This session combines two presentations on the deportation, detention, and activism of LGBTQ undocumented immigrants.
“Liberation Not Deportation #not1more”
Human Rights Watch released a 70-page report in March on the conditions of trans and gender-nonconforming immigrants currently being held in I.C.E. detention centers across the nation. For the first time, the abuse, sexual assault, and solitary confinement was recorded in a study. This publication was released shortly after Jennicet Gutierrez interrupted President Obama at the Pride Reception, calling for “not one more deportation” and an end to trans detention. This action sparked a national conversation highlighting the urgency of organizing a movement to stop the human rights violations trans immigrants are currently facing. While many of the organizational leaders present at the White House Pride Reception were there to celebrate the marriage equality decision, Jennicet reminded all of us that trans immigrants don’t even have marriage on their horizon as they are facing serious and life-threatening abuse at the hands of I.C.E. As we look to build a strong and unified LGBTQ Latinx movement, ending trans detention must be a central component. This session is organized and presented by three activists from Familia: Trans Queer Liberation Movement: Jorge Gutierrez, Jerssay Arredondo, and Jennicet Gutiérrez.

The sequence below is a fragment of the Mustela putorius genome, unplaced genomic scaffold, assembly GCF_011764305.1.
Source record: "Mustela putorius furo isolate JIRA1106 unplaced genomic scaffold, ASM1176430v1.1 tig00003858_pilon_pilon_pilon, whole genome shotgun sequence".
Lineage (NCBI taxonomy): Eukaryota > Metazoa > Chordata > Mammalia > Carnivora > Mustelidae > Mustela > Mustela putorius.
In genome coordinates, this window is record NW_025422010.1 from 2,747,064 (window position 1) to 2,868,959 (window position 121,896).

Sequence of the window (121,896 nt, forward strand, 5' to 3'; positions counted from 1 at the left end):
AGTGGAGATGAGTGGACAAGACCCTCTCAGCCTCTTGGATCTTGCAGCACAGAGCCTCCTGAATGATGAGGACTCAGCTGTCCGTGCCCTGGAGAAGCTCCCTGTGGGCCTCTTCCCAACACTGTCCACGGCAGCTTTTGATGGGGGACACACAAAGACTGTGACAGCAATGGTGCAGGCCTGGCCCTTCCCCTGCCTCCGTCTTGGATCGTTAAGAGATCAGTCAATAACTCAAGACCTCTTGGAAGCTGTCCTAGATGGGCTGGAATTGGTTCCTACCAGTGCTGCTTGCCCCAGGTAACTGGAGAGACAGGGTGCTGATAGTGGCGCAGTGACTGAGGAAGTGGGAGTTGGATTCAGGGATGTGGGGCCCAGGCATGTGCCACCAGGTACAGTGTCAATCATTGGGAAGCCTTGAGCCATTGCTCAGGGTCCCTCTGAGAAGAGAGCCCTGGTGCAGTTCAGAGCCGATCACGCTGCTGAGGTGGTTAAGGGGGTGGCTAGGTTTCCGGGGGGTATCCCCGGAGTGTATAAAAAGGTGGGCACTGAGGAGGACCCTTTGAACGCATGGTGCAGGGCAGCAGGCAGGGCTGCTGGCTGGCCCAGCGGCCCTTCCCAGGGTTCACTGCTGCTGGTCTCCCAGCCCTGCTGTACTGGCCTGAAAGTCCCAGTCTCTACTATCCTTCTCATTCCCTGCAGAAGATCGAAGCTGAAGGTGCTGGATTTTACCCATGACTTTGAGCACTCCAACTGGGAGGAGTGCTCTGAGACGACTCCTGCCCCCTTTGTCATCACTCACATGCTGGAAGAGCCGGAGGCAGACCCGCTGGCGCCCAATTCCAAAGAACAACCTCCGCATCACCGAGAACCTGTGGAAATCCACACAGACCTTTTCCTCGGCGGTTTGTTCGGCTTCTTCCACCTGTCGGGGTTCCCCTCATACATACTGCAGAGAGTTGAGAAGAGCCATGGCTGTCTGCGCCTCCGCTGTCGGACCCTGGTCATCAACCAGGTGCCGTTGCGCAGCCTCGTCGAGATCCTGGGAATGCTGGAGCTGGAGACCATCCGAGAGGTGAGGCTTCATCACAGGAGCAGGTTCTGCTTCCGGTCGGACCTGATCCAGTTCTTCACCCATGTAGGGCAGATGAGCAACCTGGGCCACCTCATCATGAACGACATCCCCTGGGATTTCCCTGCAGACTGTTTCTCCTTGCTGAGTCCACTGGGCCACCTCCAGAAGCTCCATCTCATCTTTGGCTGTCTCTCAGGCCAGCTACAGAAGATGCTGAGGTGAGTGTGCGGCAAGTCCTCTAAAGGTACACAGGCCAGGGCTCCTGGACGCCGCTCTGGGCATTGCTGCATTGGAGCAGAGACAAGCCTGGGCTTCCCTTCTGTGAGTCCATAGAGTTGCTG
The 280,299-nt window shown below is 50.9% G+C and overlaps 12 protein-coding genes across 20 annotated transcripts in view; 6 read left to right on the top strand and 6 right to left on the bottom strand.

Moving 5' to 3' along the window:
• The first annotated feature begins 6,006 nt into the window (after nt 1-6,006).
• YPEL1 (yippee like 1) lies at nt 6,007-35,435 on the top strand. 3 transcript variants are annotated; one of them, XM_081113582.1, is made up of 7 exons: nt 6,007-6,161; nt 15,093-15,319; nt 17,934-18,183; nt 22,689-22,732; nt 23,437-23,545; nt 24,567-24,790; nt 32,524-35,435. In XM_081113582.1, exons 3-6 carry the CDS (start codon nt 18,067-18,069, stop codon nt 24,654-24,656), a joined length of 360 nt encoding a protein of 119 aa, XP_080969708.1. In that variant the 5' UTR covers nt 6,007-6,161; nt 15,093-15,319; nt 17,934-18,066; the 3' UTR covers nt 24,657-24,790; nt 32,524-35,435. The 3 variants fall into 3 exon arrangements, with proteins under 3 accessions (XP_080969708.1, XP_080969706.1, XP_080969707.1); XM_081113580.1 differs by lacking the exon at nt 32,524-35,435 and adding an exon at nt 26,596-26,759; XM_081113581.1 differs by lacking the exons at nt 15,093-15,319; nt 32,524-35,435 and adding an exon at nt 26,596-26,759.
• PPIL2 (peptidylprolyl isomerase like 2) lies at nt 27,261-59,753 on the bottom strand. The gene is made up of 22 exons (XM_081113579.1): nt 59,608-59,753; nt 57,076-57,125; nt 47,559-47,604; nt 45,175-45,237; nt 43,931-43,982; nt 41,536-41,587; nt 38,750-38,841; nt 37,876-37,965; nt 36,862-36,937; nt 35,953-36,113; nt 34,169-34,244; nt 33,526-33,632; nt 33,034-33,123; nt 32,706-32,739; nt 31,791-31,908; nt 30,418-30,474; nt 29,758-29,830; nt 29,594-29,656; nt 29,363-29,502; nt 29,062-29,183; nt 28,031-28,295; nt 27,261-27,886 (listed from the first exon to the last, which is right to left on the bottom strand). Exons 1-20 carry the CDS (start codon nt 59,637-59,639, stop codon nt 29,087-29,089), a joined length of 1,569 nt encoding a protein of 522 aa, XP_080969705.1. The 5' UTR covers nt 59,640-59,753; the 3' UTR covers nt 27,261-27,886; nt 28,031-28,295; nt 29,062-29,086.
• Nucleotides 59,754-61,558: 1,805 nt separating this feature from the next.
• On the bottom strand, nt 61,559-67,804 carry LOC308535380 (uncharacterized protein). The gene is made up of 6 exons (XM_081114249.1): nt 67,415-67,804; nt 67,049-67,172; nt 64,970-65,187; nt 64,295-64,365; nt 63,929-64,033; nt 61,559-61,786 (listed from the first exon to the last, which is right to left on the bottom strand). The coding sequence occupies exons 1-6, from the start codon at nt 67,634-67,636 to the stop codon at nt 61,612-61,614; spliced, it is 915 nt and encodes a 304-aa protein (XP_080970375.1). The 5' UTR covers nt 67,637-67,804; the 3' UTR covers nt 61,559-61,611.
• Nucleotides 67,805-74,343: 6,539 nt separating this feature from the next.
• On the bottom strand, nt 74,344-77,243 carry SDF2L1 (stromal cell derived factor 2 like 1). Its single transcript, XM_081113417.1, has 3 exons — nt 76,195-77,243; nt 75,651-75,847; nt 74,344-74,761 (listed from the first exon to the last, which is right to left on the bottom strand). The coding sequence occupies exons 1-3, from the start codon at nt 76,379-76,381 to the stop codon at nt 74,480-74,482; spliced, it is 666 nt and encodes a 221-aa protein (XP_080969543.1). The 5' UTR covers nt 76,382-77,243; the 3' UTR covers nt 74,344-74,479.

“Behind Bars Without Citizenship: Immigration Detention and Queer Public Health in the Deportation Era”
In this presentation, Jesus Barrios will be sharing preliminary findings from a qualitative, participatory, and ethnographic research project which looks to understand the health implications of immigration detention on LGBTQ people. Specifically this research project looks to answer questions such as how is health status of LGBTQ people affected by immigration detention, and how public health may not only create systems that support the wellbeing of LGBTQ people subjected to Immigration and Customs Enforcement custody, but also support LGBTQ people re-integrate into their respective communities upon release. In addition, this project zooms in on the social, political, and economic contexts and existence of this system to better contribute to the processes working to eradicate U.S. immigration detention.